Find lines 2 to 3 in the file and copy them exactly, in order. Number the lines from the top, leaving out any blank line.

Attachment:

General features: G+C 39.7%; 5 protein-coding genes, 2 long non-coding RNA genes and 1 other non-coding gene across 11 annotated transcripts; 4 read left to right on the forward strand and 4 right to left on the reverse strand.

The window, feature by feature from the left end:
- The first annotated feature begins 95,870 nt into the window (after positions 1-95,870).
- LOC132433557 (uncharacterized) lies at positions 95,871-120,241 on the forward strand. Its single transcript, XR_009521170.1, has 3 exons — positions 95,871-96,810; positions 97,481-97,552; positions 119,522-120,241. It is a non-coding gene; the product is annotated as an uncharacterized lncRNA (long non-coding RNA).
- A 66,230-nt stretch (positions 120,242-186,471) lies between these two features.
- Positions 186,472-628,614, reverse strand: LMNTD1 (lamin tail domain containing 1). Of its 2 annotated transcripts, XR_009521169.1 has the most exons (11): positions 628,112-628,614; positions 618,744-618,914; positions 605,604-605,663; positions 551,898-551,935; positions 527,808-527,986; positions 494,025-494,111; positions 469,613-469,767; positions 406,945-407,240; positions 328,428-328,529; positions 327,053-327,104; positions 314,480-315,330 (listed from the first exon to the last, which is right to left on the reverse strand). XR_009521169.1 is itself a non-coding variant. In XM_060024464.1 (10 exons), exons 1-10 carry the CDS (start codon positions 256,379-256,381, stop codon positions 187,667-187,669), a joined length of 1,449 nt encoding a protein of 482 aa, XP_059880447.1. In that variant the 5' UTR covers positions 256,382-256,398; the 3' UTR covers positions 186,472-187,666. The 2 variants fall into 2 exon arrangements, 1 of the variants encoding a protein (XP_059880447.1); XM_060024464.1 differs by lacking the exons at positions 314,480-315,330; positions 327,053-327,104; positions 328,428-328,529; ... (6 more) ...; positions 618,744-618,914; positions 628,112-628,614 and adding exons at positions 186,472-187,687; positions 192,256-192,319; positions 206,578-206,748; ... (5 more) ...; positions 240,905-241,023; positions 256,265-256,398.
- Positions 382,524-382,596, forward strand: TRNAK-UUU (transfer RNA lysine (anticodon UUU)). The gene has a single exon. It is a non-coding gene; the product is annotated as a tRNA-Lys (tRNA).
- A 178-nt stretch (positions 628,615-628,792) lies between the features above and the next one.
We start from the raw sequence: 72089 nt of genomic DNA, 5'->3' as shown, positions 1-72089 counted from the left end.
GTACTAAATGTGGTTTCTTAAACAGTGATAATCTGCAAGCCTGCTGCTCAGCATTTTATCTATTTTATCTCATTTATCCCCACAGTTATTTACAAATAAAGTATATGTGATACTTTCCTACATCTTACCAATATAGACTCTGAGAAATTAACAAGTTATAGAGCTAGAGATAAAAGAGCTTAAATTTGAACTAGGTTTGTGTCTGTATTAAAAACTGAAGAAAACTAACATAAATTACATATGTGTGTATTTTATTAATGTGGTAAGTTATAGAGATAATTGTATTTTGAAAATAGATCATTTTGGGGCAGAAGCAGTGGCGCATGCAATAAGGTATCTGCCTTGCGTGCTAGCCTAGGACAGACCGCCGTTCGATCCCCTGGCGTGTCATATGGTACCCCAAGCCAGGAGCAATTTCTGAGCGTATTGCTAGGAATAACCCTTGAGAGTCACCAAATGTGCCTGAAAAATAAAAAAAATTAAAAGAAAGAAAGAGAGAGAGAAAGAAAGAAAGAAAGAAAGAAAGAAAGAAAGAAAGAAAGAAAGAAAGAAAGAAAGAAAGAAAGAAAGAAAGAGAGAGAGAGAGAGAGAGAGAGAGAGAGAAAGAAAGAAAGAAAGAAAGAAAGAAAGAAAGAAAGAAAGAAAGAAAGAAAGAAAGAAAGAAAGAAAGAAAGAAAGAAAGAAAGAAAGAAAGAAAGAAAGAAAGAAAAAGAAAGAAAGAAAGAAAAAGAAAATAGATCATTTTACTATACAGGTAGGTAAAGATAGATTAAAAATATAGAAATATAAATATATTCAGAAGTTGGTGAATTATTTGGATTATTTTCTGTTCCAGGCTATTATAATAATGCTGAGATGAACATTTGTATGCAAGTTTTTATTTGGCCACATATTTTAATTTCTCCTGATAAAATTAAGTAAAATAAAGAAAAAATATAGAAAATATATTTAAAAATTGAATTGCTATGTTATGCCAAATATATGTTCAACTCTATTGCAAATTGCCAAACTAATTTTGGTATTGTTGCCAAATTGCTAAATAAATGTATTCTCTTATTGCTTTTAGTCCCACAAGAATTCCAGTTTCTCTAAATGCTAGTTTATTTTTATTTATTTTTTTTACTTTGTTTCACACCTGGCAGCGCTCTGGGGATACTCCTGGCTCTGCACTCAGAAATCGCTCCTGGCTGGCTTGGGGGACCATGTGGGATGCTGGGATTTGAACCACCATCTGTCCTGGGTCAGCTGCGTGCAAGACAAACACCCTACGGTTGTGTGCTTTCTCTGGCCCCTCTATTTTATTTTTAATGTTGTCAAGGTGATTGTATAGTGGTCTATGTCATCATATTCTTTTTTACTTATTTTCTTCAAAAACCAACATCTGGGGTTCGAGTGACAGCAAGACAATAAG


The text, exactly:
The window, feature by feature from the left end:
- The first annotated feature begins 95,870 nt into the window (after positions 1-95,870).